Elif option == 'T': syntax error. Tried many things. Can't figure it out


#1



I keep getting an unspecific syntax error on
elif option == 'T':
I've looked at other forum posts, tried various indentations and even copy/pasted stuff into my code to see if it would work but it doesn't appear to. Can anyone see what's wrong with my code? Any help is appreciated.


from math import pi
# imports a thing
from time import sleep
# imports date and time info
from datetime import datetime

now = datetime.now()

print ("Welcome to the severly limited Calculator!")
print ("Current time: %s %s %s %s %s") % (now.month, now.day, now.year, now.hour, now.minute)

sleep(1)

hint = "Don't forget to include the correct units, bruh. \nExiting..."
option = raw_input("Welcome, will you be calculating a circle or a triangle today? C/T: ")
option = option.upper()

if option == 'C':
   radius = float(raw_input("Wut ur radius, bruh?: "))
   area = pi * radius**2 
   print 'Pi is baking. Get it?'
   sleep(1)
print ("Area: %.2f. \n%s" % (area, hint))
elif option == 'T':
  base = float(raw_input("What is the base of the triangle?: "))
  height = float(raw_input("Triangles height: "))
  area = (0.5) * base * height               
  print ("hmm...")   
  sleep(1)               
print ("Area: %.2f. \n%s" % (area, hint))
else:
 	 print ("I sed enter 'C' or 'T', bruh")


#2

The print above the elif is outside of the if block, so the elif is unexpected.


#3

Well, I had print indented before, but I kept getting an 'unexpected indent' error from that line. So I removed the indent from print. While that got rid of the 'unexpected indent' error, I now get an error one line down on the elif statement.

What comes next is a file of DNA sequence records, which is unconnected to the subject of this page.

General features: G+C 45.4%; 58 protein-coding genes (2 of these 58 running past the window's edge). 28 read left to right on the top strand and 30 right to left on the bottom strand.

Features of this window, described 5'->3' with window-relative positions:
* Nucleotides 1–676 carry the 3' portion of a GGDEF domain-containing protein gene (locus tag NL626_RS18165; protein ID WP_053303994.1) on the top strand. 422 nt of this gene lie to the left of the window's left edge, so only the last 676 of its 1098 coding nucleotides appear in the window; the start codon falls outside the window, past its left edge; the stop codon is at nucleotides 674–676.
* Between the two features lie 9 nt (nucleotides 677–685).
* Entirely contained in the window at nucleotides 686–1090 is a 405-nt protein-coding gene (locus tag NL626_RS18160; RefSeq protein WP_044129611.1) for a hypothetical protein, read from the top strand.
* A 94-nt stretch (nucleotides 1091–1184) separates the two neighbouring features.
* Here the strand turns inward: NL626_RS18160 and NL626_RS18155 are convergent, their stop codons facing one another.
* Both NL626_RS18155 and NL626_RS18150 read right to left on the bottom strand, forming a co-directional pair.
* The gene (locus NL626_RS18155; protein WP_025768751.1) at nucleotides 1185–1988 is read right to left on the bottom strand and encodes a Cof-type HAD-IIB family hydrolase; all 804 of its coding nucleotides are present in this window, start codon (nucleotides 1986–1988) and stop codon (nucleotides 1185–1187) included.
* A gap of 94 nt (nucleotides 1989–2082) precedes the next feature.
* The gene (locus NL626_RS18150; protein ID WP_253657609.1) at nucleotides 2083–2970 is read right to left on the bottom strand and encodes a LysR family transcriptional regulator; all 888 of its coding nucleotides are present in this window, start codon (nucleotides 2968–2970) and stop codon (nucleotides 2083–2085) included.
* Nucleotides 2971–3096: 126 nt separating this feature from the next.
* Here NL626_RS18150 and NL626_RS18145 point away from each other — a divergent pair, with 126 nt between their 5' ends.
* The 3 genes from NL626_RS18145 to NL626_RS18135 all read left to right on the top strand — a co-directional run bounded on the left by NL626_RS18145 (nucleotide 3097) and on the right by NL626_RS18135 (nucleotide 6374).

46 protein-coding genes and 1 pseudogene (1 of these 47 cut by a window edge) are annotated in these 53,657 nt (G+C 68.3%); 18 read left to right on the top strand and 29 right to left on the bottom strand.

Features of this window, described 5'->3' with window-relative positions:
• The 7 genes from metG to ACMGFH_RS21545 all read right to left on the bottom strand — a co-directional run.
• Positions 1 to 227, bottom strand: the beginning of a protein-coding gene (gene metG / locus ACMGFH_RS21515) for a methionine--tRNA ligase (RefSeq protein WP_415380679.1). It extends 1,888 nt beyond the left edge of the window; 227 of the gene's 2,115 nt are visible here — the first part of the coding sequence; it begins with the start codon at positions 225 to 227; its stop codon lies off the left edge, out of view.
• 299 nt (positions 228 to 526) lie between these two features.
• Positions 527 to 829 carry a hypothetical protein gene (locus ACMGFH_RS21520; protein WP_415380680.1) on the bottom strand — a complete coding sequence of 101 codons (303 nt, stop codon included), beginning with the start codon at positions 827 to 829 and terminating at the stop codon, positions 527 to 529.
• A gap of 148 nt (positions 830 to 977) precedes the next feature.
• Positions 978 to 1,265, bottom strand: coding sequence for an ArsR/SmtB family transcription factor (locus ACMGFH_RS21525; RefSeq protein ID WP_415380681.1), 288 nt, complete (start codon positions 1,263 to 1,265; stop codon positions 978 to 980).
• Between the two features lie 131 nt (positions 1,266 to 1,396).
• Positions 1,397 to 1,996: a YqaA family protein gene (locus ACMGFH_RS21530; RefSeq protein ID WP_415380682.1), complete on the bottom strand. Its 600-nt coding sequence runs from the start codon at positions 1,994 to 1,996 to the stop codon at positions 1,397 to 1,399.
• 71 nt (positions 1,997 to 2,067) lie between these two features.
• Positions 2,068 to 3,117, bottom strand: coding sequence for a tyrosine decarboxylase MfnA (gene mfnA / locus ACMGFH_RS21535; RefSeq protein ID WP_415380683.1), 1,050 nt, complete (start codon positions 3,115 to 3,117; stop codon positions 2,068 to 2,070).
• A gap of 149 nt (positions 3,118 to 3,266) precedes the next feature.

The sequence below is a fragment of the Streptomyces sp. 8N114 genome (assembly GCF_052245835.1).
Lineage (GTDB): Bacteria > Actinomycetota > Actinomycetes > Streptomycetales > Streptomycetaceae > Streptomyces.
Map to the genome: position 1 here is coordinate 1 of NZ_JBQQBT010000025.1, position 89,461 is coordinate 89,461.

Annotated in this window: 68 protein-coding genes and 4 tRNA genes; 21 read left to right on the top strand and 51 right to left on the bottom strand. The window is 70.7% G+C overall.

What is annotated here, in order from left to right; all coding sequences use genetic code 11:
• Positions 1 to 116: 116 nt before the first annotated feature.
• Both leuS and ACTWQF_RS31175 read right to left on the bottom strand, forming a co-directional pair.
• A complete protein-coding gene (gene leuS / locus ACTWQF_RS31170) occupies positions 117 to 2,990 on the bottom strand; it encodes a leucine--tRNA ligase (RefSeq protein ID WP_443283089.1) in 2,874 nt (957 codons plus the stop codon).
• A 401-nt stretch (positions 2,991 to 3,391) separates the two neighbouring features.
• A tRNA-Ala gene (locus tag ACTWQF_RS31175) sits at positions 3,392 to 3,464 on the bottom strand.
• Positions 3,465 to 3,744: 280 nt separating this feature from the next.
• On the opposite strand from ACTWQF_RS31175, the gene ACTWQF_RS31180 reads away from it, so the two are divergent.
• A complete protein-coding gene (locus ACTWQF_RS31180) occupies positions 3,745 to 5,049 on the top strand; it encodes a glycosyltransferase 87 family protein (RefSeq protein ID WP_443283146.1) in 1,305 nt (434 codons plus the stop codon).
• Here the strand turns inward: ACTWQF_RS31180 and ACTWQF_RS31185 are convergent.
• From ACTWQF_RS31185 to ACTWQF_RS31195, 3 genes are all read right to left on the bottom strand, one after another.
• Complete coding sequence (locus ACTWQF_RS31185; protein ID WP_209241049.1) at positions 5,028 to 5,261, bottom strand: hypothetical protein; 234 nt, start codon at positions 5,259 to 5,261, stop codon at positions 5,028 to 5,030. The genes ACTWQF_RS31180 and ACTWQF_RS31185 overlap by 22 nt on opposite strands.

#4

An unexpected indent can be triggered by unevenness which is tabs and spaces mixed. Never a good thing. The manual fix is to do all the indentation over, 4 spaces for each level.

def foo():
    return "bar"

This is something I have done a thousand times. Manually respacing the indents. Frustrating and time consuming as it is. Most times, if we write code and don't edit it too much, we can trust the editor indents.

After that it's just knowing when to unindent.


#5

It works! Excellent! Thanks so much. Is there a way to set tab to equal 4 spaces? That'd clear up the spacing problem, right? And spacing indicators/lines so that you know where to space things too.


#6

The spacing problem is something we introduce. If all the code we enter is done by the editor, and it is correct, then there will be no problems. If we start editing the code we stand a chance of creating imbalance (mixed s/t).

There is no automatic soluton. But there is no set rule on how large an indent can be.

>>> def foo(bar):
  if bar.isalpha():
    while len(bar) > 0:
      bar = bar[1:]
  else:
    bar = bar[::-1]
  return bar

>>> foo('brace yourself')
'flesruoy ecarb'
>>> foo('braceyourself')
''
>>>

The only real importance is that the indentations match and make sense to Python (meaing it is critical). When an editor messes up, go back to square one and manually set all indents, according to block scope.


#7

So could I actually just use tab instead of hitting space four times and get working code? Or is there a specific reason that four spaces is best?


#8

Tabs are not always set the same from one machine to another. A space is always a space, no matter what. Form the habit of using spaces and it will become part of your wirting. There is no hard and fast rule, only the need for consistency, accuracy with indents, and readability. The little extra effort will go a long way.


#9

This topic was automatically closed 7 days after the last reply. New replies are no longer allowed.